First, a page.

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FAA Glossaries

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Observations About SUAs

Paper sectional charts contain a listing of all of the Prohibited, Restricted, Alert, Warning, and Military Operations Areas (MOAs) at the top of the chart. The listing includes the location, altitude, time of use, and controlling agency. With the advent of electronic charts, it is sometimes difficult to find the top of the chart. Fortunately, the information is readily available by tapping the special use airspace (SUA) on the chart. In ForeFlight, you need to select the All tab and the info will appear at the top of the inset box. For everything except Prohibited areas, a frequency is given so that you can determine whether the area is hot. Prohibited areas are always hot, and as the name implies, flight by unauthorized aircraft into the area is prohibited. As discussed below, there aren’t that many prohibited areas and most are fairly small and do not extend very far above the surface. You are probably familiar with two prohibited areas, the White House grounds and Camp David. You may have noticed that Marine One has permission to fly in these areas. A good summary of the types of special use aipspace can be found in this FAA document.

Many Restricted Areas, are not active on a continuous basis and when they are not active, it is perfectly fine to fly though them. The chart has the hours when they are active, but it is a good idea to check with ATC before flying through them. Some, like R-2516 at Vandenberg AFB are charted as being active continuously, but are often not in use. Others, like R-2517 at Vandenberg AFB—directly over the launch site—are always hot.

You can fly through a MOA even if it is active, but since they contain training areas for high speed aircraft, active firing areas for the military, and other activities that may be hazardous to non-participants, flight through them without talking to ATC is not wise. However, ATC can be very accommodating in some cases. I have flown through the Lemoore MOAs many times and watched fighters in a dogfight appear to literally fall out of the sky—descending 10,000′ in no time at all.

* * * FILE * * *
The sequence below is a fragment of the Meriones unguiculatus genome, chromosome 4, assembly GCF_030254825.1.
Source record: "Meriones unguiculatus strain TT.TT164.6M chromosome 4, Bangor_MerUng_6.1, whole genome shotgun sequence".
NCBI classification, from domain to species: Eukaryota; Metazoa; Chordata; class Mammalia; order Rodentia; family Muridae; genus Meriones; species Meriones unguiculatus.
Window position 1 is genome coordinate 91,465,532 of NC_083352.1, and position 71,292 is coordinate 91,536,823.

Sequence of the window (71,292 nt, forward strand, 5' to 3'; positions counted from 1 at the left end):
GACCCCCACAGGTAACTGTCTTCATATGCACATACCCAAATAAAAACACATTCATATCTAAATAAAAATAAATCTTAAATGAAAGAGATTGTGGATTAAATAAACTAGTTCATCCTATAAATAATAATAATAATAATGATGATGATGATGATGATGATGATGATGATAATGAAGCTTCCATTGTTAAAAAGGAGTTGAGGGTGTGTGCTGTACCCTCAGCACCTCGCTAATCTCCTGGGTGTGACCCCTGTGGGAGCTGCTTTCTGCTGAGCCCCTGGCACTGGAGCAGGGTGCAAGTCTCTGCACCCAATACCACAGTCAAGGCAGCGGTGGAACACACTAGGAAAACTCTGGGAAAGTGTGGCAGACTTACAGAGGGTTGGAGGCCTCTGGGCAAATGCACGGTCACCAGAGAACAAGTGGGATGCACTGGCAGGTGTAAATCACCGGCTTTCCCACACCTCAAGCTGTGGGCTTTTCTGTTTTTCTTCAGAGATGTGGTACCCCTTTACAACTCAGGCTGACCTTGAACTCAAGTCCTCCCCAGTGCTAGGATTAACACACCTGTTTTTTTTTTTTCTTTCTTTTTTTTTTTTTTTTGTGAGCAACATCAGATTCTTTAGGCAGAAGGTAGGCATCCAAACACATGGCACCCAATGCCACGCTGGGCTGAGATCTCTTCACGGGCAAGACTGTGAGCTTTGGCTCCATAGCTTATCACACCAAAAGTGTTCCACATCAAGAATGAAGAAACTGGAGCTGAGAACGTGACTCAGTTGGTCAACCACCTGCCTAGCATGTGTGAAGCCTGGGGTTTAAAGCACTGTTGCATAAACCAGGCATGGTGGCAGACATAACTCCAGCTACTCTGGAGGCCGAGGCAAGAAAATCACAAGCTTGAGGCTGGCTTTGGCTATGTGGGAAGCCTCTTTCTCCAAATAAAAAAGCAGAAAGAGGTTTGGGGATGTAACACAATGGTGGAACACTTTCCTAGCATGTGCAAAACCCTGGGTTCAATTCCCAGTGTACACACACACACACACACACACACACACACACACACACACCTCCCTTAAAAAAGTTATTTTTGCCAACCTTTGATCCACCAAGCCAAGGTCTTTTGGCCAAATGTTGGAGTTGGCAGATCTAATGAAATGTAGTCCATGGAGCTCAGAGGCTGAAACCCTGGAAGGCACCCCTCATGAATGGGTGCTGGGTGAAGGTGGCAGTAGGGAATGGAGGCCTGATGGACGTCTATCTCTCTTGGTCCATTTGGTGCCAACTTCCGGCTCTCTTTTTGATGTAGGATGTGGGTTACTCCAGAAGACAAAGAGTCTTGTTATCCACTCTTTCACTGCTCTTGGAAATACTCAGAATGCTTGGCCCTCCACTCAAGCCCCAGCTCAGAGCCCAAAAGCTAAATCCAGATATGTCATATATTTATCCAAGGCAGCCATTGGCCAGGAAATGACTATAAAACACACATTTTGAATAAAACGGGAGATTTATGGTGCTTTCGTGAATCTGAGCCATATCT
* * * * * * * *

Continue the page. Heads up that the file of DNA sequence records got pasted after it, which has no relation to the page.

If you are interested in seeing all of the areas in one document, the FAA publishes
Order JO 7400.8 Special Use Airspace. Each version has a letter suffix. The version as this is written is ‘JO 7400.8W’

Purpose of This Order. This Order, published yearly, provides a listing of all regulatory and non-regulatory Special Use Airspace areas, as well as issued but not yet implemented amendments to those areas established by the Federal Aviation Administration.

What got me started on writing this post is a very small Restricted Area in Nevada. Why would there be a restricted area in the middle of the desert. It turns out that it is a munitions storage area.

R-4811 Hawthorne, NV
. A 1 1/2 NM radius circle centered at lat. 38°14’45″N., long. 118°38’18″W. Designated altitudes. Surface to 15,000 feet MSL.
Time of designation. 0800 to 1500 local time, Monday-Friday.
Controlling agency. FAA, Oakland ARTCC.
Using agency. Commander, Hawthorne Army Ammunition Plant, Hawthorne, NV.

AMENDMENTS 5/22/97 62 FR 14633 (Amended)

There are only eight prohibited areas in the entire country. Two are for the residences of former presidents, P-49 in Crawford Texas and P-67 Kennebunkport, Maine. P-56 has two discontinuous areas, the White House, and the Capitol Building with an area around the National Mall. P-40 in Thurmont, Maryland is listed as a Naval Support Facility but is really Camp David.

An interesting one is in Amarillo , the DOE Pantex Plant nuclear weapons assembly and disassembly facility.

P-47 Amarillo, TX
. Beginning at lat. 35°21’09″N., long. 101°37’05″W.; to lat. 35°21’11″N., long. 101°32’29″W.; to lat. 35°18’09″N., long. 101°32’29″W.; to lat. 35°18’09″N., long.101°34’50″W.; to lat. 35°17’55″N., long. 101°35’10″W.; to lat. 35°17’55″N., long. 101°35’39″W.; to lat. 35°19’05″N., long. 101°35’42″W.; to lat. 35°19’05″N., long. 101°36’06″W.; to lat. 35°18’02″N., long. 101°36’29″W.; to lat. 35°18’02″N., long. 101°37’05″W.; to the point of beginning.
Designated altitudes. Surface to 4,800 feet MSL (1,200 feet AGL).
Time of designation. Continuous.
Using agency. Manager, Pantex Field Office, Department of Energy, Amarillo, TX. 

This looks complicated, but it is basically a square with a section cut out.

George Washington’s home P-73 Mount Vernon, Virginia is a prohibited area supposedly in an effort to prevent further damage caused by vibrations from overhead aircraft.

The Naval Submarine Base at Kings Bay, Georgia is P-50 and P-51 Bangor, Washington are the only two, so far, for military installations.

If you are looking for them in ForeFlight, you can’t find them by searching, but you can easily find them with the latitude and longitude coordinates. Just remember to convert the minutes to decimal form. So Amarillo is approximately 35.3N 101.6W.

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